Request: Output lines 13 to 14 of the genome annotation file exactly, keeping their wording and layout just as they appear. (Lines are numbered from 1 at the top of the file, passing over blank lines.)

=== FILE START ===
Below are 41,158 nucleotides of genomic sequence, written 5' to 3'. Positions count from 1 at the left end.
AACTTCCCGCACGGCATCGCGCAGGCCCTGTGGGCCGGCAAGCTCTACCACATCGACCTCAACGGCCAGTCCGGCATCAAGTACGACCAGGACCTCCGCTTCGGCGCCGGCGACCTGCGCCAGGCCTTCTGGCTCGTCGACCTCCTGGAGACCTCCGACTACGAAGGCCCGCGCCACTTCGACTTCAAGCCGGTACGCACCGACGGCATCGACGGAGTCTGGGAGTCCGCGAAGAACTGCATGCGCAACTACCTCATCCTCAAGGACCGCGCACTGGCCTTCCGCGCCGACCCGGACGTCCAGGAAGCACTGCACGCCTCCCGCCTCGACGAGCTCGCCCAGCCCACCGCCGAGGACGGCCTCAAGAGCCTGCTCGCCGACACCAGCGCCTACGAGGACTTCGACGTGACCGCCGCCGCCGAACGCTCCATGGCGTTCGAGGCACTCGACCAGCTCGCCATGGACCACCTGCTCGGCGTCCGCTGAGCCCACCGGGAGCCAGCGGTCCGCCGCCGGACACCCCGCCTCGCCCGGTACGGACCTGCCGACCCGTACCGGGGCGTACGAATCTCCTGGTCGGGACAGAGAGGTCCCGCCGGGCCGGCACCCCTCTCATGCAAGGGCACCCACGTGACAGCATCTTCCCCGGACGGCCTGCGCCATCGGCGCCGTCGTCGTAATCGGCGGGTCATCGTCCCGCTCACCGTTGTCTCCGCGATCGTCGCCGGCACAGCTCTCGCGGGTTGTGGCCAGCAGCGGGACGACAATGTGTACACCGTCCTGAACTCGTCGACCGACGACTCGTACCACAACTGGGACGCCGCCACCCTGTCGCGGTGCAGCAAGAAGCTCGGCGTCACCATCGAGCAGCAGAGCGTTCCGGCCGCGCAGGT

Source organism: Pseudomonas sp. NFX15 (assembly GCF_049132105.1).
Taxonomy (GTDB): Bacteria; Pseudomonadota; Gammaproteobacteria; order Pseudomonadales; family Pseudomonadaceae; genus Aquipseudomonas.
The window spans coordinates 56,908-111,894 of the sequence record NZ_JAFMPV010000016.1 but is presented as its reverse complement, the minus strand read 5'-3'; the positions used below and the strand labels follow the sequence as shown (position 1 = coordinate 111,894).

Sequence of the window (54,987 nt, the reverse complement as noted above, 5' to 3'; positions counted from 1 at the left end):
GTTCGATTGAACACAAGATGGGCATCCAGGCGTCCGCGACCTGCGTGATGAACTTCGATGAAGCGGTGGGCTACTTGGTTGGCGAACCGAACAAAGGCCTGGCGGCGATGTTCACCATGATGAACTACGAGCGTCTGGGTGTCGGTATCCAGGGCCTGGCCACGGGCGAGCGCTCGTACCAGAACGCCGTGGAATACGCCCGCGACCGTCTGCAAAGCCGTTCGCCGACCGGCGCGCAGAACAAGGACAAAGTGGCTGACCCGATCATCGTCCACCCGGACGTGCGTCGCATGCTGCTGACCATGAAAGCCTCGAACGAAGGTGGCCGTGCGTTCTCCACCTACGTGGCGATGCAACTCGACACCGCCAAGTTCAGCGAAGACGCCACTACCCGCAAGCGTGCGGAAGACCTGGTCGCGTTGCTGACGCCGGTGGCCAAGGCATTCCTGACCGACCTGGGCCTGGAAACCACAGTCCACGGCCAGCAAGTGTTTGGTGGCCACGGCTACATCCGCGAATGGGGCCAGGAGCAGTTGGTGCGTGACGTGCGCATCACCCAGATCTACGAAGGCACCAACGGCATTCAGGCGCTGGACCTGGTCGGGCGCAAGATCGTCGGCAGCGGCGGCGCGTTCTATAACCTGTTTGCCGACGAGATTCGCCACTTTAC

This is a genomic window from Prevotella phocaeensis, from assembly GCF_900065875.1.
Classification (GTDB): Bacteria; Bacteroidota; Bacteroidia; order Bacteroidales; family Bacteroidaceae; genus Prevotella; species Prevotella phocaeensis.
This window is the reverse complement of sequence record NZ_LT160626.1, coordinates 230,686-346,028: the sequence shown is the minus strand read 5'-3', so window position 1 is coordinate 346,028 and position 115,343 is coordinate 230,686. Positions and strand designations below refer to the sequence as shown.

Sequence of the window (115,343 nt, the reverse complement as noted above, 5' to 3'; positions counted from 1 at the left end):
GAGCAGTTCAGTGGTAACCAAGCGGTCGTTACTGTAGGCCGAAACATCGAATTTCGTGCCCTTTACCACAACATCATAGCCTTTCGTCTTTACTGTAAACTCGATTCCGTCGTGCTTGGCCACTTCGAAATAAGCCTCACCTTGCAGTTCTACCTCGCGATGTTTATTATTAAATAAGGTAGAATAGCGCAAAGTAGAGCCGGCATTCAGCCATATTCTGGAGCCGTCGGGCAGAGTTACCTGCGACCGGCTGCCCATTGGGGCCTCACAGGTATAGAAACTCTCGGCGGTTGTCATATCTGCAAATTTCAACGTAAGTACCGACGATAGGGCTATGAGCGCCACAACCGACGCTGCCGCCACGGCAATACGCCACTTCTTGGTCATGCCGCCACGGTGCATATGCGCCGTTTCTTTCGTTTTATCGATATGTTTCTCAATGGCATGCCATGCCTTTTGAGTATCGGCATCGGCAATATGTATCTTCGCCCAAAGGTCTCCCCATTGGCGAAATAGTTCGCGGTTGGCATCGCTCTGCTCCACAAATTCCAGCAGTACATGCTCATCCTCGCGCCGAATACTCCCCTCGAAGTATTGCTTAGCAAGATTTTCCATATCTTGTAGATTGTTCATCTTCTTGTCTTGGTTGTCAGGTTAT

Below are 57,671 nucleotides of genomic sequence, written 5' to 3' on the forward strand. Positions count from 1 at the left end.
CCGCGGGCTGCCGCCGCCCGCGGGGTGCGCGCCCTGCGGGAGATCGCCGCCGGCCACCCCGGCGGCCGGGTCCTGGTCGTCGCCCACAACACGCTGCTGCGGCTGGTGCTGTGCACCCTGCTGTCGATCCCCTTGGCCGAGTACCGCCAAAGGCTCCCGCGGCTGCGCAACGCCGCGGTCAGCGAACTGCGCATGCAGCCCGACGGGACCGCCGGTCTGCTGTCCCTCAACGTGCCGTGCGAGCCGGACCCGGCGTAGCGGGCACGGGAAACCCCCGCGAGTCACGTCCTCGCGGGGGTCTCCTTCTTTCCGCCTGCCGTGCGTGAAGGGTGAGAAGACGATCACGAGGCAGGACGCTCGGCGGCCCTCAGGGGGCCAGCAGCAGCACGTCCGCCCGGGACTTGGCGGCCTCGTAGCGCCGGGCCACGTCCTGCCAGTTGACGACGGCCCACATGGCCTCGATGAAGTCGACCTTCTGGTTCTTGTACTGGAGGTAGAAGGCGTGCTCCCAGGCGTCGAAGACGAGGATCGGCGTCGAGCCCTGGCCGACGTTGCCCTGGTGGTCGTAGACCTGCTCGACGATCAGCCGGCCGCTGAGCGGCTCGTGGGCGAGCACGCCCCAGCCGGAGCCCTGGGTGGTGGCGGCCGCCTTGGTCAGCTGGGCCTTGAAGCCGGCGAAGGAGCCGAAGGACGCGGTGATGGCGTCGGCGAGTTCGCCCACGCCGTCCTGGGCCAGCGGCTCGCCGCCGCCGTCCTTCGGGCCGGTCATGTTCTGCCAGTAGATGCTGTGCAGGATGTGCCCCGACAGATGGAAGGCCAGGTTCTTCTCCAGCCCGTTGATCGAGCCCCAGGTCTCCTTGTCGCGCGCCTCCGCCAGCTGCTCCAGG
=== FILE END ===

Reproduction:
Below are 57,671 nucleotides of genomic sequence, written 5' to 3' on the forward strand. Positions count from 1 at the left end.
CCGCGGGCTGCCGCCGCCCGCGGGGTGCGCGCCCTGCGGGAGATCGCCGCCGGCCACCCCGGCGGCCGGGTCCTGGTCGTCGCCCACAACACGCTGCTGCGGCTGGTGCTGTGCACCCTGCTGTCGATCCCCTTGGCCGAGTACCGCCAAAGGCTCCCGCGGCTGCGCAACGCCGCGGTCAGCGAACTGCGCATGCAGCCCGACGGGACCGCCGGTCTGCTGTCCCTCAACGTGCCGTGCGAGCCGGACCCGGCGTAGCGGGCACGGGAAACCCCCGCGAGTCACGTCCTCGCGGGGGTCTCCTTCTTTCCGCCTGCCGTGCGTGAAGGGTGAGAAGACGATCACGAGGCAGGACGCTCGGCGGCCCTCAGGGGGCCAGCAGCAGCACGTCCGCCCGGGACTTGGCGGCCTCGTAGCGCCGGGCCACGTCCTGCCAGTTGACGACGGCCCACATGGCCTCGATGAAGTCGACCTTCTGGTTCTTGTACTGGAGGTAGAAGGCGTGCTCCCAGGCGTCGAAGACGAGGATCGGCGTCGAGCCCTGGCCGACGTTGCCCTGGTGGTCGTAGACCTGCTCGACGATCAGCCGGCCGCTGAGCGGCTCGTGGGCGAGCACGCCCCAGCCGGAGCCCTGGGTGGTGGCGGCCGCCTTGGTCAGCTGGGCCTTGAAGCCGGCGAAGGAGCCGAAGGACGCGGTGATGGCGTCGGCGAGTTCGCCCACGCCGTCCTGGGCCAGCGGCTCGCCGCCGCCGTCCTTCGGGCCGGTCATGTTCTGCCAGTAGATGCTGTGCAGGATGTGCCCCGACAGATGGAAGGCCAGGTTCTTCTCCAGCCCGTTGATCGAGCCCCAGGTCTCCTTGTCGCGCGCCTCCGCCAGCTGCTCCAGG